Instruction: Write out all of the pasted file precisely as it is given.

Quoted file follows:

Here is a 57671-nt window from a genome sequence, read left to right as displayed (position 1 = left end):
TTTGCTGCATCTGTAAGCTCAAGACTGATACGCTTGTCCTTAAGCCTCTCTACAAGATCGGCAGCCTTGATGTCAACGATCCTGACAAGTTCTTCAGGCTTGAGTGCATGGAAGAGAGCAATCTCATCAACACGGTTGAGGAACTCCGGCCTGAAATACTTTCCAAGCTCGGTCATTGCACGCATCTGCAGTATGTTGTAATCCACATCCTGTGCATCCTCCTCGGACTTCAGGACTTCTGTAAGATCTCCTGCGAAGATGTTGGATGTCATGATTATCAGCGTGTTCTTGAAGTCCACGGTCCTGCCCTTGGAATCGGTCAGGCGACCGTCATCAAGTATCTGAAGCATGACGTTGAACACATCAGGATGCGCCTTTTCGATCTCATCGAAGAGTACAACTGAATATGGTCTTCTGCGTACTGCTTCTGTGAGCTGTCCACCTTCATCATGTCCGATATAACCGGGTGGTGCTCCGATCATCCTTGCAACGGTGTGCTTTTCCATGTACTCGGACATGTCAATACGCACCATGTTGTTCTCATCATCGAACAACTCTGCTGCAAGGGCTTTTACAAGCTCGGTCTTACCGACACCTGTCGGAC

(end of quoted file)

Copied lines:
Here is a 57671-nt window from a genome sequence, read left to right as displayed (position 1 = left end):
TTTGCTGCATCTGTAAGCTCAAGACTGATACGCTTGTCCTTAAGCCTCTCTACAAGATCGGCAGCCTTGATGTCAACGATCCTGACAAGTTCTTCAGGCTTGAGTGCATGGAAGAGAGCAATCTCATCAACACGGTTGAGGAACTCCGGCCTGAAATACTTTCCAAGCTCGGTCATTGCACGCATCTGCAGTATGTTGTAATCCACATCCTGTGCATCCTCCTCGGACTTCAGGACTTCTGTAAGATCTCCTGCGAAGATGTTGGATGTCATGATTATCAGCGTGTTCTTGAAGTCCACGGTCCTGCCCTTGGAATCGGTCAGGCGACCGTCATCAAGTATCTGAAGCATGACGTTGAACACATCAGGATGCGCCTTTTCGATCTCATCGAAGAGTACAACTGAATATGGTCTTCTGCGTACTGCTTCTGTGAGCTGTCCACCTTCATCATGTCCGATATAACCGGGTGGTGCTCCGATCATCCTTGCAACGGTGTGCTTTTCCATGTACTCGGACATGTCAATACGCACCATGTTGTTCTCATCATCGAACAACTCTGCTGCAAGGGCTTTTACAAGCTCGGTCTTACCGACACCTGTCGGAC